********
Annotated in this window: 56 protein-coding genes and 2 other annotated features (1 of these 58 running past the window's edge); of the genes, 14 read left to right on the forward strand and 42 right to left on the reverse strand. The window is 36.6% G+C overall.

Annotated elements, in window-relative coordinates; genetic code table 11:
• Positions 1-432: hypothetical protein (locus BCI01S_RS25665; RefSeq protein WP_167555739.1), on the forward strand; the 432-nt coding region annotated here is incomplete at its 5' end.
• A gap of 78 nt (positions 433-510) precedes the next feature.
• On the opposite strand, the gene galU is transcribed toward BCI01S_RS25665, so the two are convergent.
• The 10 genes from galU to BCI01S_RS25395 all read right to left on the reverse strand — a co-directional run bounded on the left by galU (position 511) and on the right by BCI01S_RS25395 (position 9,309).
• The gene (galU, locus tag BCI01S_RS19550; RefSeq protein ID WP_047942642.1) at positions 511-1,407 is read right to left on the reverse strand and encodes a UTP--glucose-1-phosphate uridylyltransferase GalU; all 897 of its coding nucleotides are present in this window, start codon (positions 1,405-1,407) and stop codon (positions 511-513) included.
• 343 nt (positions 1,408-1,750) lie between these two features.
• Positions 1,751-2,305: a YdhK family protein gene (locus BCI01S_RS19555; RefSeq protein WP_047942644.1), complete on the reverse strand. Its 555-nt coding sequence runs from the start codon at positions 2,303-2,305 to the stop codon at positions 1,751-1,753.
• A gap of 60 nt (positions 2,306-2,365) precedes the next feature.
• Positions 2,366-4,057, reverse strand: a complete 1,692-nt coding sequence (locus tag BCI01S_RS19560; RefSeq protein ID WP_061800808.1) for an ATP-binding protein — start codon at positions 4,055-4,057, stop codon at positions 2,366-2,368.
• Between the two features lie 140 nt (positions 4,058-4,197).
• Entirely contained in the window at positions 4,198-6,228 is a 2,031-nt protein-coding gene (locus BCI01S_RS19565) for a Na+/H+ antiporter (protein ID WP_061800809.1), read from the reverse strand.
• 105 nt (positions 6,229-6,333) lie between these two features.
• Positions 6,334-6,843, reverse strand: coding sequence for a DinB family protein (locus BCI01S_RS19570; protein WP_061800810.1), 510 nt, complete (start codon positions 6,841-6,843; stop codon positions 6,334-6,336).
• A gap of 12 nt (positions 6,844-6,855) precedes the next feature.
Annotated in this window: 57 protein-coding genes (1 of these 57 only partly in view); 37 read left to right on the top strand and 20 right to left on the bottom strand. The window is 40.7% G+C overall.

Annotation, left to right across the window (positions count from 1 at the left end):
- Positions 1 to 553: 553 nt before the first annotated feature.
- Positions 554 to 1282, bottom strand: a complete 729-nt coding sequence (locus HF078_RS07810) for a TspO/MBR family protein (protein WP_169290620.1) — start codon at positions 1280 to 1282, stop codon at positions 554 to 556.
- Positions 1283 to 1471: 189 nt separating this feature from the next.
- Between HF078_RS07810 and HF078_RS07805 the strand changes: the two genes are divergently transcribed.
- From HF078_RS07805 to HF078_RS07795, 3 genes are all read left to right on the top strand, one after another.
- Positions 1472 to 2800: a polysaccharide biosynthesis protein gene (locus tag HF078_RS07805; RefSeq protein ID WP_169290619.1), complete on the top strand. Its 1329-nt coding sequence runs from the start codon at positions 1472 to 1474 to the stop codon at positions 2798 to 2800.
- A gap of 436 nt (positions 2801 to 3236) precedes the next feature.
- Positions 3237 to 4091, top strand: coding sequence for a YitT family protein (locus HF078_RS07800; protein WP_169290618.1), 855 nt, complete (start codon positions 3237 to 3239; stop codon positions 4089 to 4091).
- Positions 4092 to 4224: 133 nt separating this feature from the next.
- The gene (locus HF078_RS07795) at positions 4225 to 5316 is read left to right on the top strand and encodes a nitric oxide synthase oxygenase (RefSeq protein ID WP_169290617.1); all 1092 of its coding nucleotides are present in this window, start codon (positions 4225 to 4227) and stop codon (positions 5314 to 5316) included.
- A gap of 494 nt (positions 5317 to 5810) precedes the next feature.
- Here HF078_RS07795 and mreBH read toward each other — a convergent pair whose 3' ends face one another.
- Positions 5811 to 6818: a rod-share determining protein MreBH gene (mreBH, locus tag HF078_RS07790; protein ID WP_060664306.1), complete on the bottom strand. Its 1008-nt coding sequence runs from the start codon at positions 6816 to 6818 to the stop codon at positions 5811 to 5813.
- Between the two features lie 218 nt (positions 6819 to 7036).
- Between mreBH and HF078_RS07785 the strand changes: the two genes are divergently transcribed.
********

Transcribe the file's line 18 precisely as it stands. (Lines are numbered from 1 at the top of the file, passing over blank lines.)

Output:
Annotation, left to right across the window (positions count from 1 at the left end):